Zeus Gazette

Getting Financial Support for a Child With a Disability

Mother and daughter with disability outdoorsFamilies with disability are more likely to live in poverty. A parent may have to be a full-time career, limiting their employment prospects. Medical bills are also higher. That’s why parents can claim disability benefits.

In 2011, the percentage of disabled people living in poverty was 28.6%, compared with a level of 13.7% among people without a disability. Families residing in Columbia fared the worst, with 39.4% of people with disabilities experiencing poverty.

As well as having restricted access to the workplace, they incur extra expenses in daily living (such as assistive devices, home and vehicle adaptations, personal assistant costs or therapies not covered under insurance), making SSI disability benefits vital for families.

Eligibility for Disability Benefit

A disabled child aged newborn to 18 years may be able to receive disability benefits. Social security disability eligibility for children is as follows:

  • The child must have a physical or mental impairment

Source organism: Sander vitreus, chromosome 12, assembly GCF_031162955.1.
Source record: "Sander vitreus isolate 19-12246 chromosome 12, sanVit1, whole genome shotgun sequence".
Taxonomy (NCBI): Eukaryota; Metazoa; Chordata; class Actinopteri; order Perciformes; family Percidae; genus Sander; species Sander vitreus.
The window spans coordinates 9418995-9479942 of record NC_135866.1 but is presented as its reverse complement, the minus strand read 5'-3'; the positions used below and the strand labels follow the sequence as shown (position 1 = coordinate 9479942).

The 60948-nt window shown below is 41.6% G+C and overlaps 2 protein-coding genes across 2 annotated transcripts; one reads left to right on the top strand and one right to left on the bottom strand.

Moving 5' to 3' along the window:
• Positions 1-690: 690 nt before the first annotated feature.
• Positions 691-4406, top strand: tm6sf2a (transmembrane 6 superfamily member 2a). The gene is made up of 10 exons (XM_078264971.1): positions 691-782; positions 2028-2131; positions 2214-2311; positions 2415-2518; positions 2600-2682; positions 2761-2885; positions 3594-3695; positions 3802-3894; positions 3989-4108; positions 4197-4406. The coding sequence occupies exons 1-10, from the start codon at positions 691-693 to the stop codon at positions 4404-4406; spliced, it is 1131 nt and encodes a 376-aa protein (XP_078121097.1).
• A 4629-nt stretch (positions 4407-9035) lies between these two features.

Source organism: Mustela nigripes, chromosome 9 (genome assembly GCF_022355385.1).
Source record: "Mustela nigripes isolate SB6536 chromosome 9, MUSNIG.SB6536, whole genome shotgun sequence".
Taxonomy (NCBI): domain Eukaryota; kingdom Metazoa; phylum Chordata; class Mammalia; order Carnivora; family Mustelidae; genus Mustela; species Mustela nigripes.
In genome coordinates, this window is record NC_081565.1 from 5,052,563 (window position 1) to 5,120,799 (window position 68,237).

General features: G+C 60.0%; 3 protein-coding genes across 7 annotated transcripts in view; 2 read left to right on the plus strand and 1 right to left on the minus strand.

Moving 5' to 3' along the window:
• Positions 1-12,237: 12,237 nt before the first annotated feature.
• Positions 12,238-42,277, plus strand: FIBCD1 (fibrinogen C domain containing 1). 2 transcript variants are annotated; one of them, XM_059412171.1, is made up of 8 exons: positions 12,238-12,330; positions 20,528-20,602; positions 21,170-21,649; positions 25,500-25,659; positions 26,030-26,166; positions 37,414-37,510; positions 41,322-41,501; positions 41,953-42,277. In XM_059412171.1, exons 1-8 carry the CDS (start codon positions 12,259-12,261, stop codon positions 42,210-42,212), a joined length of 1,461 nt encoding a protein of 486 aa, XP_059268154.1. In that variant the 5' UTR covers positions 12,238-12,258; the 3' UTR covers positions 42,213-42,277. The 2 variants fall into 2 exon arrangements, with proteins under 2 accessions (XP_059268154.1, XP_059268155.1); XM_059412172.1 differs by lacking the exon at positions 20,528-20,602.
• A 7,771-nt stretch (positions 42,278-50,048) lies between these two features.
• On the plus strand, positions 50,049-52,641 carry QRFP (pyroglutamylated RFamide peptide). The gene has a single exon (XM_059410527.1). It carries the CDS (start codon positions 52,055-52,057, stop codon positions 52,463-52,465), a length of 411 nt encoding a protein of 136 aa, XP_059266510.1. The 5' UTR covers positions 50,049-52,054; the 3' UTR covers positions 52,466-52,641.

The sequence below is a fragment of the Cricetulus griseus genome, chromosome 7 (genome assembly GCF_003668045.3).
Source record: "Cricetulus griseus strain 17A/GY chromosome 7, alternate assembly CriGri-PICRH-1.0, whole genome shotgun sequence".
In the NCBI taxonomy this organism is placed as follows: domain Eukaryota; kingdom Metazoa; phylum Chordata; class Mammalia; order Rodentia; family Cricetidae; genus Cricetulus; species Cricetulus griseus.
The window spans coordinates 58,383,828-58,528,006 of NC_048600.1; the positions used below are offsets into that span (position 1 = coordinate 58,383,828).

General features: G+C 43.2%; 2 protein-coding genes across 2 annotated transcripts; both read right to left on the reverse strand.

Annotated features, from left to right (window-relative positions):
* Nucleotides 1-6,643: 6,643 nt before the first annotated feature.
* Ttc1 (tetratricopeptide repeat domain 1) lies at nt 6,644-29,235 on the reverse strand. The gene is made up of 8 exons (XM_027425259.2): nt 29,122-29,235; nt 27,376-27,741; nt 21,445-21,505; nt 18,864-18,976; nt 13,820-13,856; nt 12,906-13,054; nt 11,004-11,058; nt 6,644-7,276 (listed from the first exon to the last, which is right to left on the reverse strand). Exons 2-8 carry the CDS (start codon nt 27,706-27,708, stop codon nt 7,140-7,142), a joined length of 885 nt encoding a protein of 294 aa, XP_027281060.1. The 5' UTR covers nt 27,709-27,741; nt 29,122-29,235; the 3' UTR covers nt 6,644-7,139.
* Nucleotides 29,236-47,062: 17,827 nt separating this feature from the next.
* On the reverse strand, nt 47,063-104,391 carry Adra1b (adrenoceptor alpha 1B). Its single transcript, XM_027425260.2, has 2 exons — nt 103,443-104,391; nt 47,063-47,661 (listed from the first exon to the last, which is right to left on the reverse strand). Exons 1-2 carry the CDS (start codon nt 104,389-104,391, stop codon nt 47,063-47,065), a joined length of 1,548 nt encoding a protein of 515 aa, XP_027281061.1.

• The impairment must ‘very seriously limit’ their activities (for example, communication or social difficulties)
  • The child is blind
  • They must have had a diagnosed disability for at least a year at the time of application, or expect that it will last at least a year
  • Older children cannot be at work considered “substantial”

As SSI is meant for people with disabilities with low or no income and seniors, parents will need to supply evidence of their income as part of the parent’s income may be considered as if it were the child’s.

Some 60% of SSI claims suffer denials.

For a better chance of success, parents could consider hiring a social security attorney. Claims put through by an attorney are more likely to be accepted, and the attorney can also help with appeals.

SSI Rates

The maximum amount an individual can receive from 2018 is $750 a month. This will be reduced if the child must stay in a hospital. Most children receiving SSI are also eligible for Medicaid.

Finances can be limited when raising a disabled child. SSI can help cover those costs and Medicaid can give the child subsidized and free healthcare.